Cristal's avatar

Thanks for your responses!
I’ll add that my friend does get child support for her older child, she had to fight for it, but she got it. She puts no financial responsibility on her ex at all concerning her older child,even when they were
together. As for the living arrangements in her ex’s new house, what my friend is upset about is when both her children go to visit, her older child will feel completely left out and somewhat unwelcome. Her older child’s father is also very distant and doesnt call on birthdays, christmas etc. So my friend does encourage the relationship between her ex and her older child. As this relationship she feels is very important for her childs wellbeing. She knows it’s a moral issue and not a legal one.

KNOWITALL's avatar

@Cristal I dated a man who was in a similar situation, his ex girlfriend has his bio child and one from a previous relationship. He paid child support for his but she REQUIRED us to take the older girl with us for every weekend or outing if we wanted to see his daughter.

It was a struggle for us but we did it. My boyfriend felt very put upon for having to always take the older child even though he did love her, it was just too much. It was financially a burden as well because we had to pay for two children every single time, and she was a little mean to her little sister and frankly, sometimes he just wanted to take his own daughter and get to spend some quality time with her.

All I want to impart is that with his child and two new children, he may be feeling overwhelmed. Rather than insist on him taking the older child, perhaps she can make those special ‘mother-daughter’ weekends where they can do something just the two of them so she doesn’t feel left out. It’s tough I’m sure, sorry.

marinelife's avatar

Your friend’s child by another man is no longer the financial responsibility (or emotional) of her ex. Just as the ex’s new partner should be getting financial support from her children’s father, your friend should be getting financial support from her daughter’s father.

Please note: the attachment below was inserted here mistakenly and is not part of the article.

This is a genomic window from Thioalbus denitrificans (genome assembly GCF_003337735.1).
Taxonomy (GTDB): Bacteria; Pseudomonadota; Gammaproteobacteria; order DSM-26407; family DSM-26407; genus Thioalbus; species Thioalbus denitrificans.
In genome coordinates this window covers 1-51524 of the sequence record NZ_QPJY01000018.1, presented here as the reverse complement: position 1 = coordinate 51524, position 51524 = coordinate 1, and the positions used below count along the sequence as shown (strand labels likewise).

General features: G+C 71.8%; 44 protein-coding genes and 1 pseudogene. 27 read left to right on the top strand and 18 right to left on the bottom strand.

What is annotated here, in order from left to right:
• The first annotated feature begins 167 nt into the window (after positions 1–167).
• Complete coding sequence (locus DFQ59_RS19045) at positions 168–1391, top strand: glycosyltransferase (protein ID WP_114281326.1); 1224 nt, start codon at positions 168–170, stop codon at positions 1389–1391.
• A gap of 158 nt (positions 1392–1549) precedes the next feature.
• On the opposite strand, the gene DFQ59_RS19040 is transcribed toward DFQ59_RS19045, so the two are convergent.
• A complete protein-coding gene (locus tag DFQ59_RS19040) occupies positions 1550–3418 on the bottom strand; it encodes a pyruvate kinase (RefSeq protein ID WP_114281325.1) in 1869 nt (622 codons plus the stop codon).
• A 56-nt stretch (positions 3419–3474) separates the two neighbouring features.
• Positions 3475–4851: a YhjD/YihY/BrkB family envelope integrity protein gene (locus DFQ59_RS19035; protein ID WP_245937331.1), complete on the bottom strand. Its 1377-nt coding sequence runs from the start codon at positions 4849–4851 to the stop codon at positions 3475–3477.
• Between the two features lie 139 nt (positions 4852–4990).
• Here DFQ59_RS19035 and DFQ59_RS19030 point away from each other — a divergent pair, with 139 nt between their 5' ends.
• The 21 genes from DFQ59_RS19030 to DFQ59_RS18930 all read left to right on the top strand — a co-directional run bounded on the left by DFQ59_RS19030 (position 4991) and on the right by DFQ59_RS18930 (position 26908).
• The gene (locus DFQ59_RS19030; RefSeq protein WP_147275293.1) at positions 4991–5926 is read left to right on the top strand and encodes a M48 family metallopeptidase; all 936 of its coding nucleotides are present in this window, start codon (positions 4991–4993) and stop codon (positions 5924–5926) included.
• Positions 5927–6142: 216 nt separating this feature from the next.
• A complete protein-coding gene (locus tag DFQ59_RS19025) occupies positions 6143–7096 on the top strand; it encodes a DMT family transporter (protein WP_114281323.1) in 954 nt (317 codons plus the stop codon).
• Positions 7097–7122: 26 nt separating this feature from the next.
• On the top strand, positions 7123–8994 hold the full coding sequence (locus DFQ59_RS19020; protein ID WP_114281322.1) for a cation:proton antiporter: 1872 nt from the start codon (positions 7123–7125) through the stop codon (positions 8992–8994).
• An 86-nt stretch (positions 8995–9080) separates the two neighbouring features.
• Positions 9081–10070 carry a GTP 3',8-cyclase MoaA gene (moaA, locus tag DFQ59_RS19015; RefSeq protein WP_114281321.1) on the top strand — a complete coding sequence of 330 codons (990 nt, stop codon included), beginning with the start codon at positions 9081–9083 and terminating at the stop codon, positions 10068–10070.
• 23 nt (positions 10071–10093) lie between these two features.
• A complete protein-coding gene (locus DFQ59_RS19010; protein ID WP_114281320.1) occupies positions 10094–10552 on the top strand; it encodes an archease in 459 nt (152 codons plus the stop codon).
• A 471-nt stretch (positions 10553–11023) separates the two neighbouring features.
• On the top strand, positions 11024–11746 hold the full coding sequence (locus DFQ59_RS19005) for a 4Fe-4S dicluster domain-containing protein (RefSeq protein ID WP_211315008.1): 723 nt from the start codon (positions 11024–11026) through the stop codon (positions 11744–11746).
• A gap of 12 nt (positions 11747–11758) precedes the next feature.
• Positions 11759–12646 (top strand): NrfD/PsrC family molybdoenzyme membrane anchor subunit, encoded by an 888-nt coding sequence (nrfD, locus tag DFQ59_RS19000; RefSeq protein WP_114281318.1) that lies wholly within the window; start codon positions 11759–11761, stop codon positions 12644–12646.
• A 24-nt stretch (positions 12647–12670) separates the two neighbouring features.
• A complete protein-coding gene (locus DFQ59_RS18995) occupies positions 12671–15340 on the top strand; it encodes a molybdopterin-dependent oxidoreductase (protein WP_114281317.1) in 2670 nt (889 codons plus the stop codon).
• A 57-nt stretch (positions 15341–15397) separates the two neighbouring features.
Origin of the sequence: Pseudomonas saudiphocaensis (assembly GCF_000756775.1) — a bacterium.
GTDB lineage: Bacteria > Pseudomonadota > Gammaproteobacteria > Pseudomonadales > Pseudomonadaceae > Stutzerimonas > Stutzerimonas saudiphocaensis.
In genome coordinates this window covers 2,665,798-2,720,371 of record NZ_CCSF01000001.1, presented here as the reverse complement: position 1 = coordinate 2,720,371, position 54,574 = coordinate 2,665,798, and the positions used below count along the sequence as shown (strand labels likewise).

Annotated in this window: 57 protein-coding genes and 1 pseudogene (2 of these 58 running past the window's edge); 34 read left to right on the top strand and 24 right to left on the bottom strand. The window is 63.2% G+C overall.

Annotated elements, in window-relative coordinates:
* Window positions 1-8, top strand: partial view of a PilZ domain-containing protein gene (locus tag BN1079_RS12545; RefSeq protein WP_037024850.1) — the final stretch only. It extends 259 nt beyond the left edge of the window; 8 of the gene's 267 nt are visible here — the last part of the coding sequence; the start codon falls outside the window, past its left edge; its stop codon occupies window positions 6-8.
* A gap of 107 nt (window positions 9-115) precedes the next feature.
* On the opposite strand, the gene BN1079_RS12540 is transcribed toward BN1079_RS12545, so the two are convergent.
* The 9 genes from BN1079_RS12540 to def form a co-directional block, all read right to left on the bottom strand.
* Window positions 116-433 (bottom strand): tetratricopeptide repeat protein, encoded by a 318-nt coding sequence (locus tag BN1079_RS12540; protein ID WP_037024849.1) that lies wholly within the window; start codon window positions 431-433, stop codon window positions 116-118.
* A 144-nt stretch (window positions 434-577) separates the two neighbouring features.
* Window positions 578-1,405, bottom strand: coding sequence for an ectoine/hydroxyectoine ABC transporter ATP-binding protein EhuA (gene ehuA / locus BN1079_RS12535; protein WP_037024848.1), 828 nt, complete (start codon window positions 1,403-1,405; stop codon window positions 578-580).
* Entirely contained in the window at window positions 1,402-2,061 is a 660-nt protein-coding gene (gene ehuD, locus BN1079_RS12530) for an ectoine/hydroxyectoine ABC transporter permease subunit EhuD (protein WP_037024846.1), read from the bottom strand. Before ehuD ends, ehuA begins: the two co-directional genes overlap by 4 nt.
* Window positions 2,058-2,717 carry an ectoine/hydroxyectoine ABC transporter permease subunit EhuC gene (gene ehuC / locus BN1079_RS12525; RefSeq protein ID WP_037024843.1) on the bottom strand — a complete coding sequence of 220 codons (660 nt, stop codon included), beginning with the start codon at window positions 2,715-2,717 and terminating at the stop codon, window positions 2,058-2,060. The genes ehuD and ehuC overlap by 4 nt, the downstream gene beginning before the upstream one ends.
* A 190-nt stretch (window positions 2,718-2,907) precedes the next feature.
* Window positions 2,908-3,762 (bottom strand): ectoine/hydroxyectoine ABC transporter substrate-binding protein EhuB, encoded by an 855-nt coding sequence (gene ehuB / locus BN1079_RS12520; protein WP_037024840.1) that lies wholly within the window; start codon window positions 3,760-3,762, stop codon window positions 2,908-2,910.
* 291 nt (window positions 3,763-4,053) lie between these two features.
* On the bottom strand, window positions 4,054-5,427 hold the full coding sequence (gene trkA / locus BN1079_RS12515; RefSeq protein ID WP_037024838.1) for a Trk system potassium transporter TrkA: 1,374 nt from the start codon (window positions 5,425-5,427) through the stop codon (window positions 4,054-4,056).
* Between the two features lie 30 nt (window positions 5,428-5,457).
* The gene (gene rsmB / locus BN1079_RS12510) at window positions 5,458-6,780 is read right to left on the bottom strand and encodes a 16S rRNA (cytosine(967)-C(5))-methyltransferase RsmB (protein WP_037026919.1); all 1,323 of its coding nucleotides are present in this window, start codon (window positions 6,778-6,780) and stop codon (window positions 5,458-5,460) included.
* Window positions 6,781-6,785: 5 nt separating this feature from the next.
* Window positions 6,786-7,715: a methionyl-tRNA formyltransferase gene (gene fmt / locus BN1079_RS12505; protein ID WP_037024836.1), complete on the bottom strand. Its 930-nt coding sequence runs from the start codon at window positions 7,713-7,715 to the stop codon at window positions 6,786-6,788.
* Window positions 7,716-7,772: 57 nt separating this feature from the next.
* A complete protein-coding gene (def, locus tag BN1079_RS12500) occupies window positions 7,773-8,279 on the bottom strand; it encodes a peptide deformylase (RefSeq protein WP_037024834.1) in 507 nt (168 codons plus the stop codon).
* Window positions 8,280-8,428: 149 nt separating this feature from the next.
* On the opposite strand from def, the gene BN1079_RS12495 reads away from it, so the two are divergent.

It would be nice if he continued to include the older child in his life, but seems unlikely with a whole new family.

She needs to talk to him and figure out exactly what his intentions are. Hopefully, the conversation can be cordial. The kids should not be present.

KNOWITALL's avatar

@marinelife It may also be time for her to talk to the older child as well if she will understand the whole ‘he’s sissy’s daddy, but you have a different daddy’, especially if the conversation with him goes badly. Maybe she can appeal to the new wife, if it’s a friendly relationship?!

Cristal's avatar

My friends older child doesn’t go to visit with her younger child every time. Her ex gets a lot of time with his biological child. Their are no forced visits in this situation. There is no pressure there at all. Thanks again for the responses! Very helpful.

KNOWITALL's avatar

Judge Judy would say that he knows he has a child to pay for, so if he takes on two more voluntarily, he shouldn’t have to reduce anything, and if he has more with her he’d better be able to support them all.

Seek's avatar

All I have to say is this: That poor 16 year old. It really, really sucks to have all the evidence in the world (from your perspective) that no one wants you. Dad doesn’t want me, stepdad doesn’t want me. Mom is more concerned with step-dad’s new family than with me…

Cristal's avatar

Also the older child never called my friends ex ‘dad’ it was always by his first name. The older child always knew my friends ex was not a replacement dad.
The relationship they have now
is one that grew over time. My friends ex and has been in her older child’s life for the last 10 years.

Seek's avatar

@Cristal That older child formed a relationship with a father-figure, then lost that figure. Then they spent 10 years forming a relationship with a new father-figure. “Dad” is a job-title, not a name. You can’t tell me that the older child “knew the ex wasn’t a replacement dad”. That’s a huge burden of emotional responsibility to put on a six year old.

Cristal's avatar

When my friend and her ex started a relationship, her then 6 year old was old enough to know this man was not her father. This child knew her biological father. over the years her biological father grew distant as he repartnerd with a girl who also had kids. From what I saw back then he made my friends life hell. He was an abusive man to my
friend, very controlling. This is why she left him. When he realized he couldn’t control her anymore he became distant. And sadly, even from his child. But this was a gradual thing. He still appears every now and then, but I mean after a year or two. But that’s what I ment by this older child knew my friends ex wasn’t a replacement dad. No father child relationship was forced if you know what I mean. May I say this older child is dearly loved by all. This childs life is not filled with doom and gloom. This child’s mother has done a really good job and made sure this child knows there are plenty of people who loves them. My friend comes from a large family with Aunts and Uncles, cousins etc. And this child is quite well adjusted.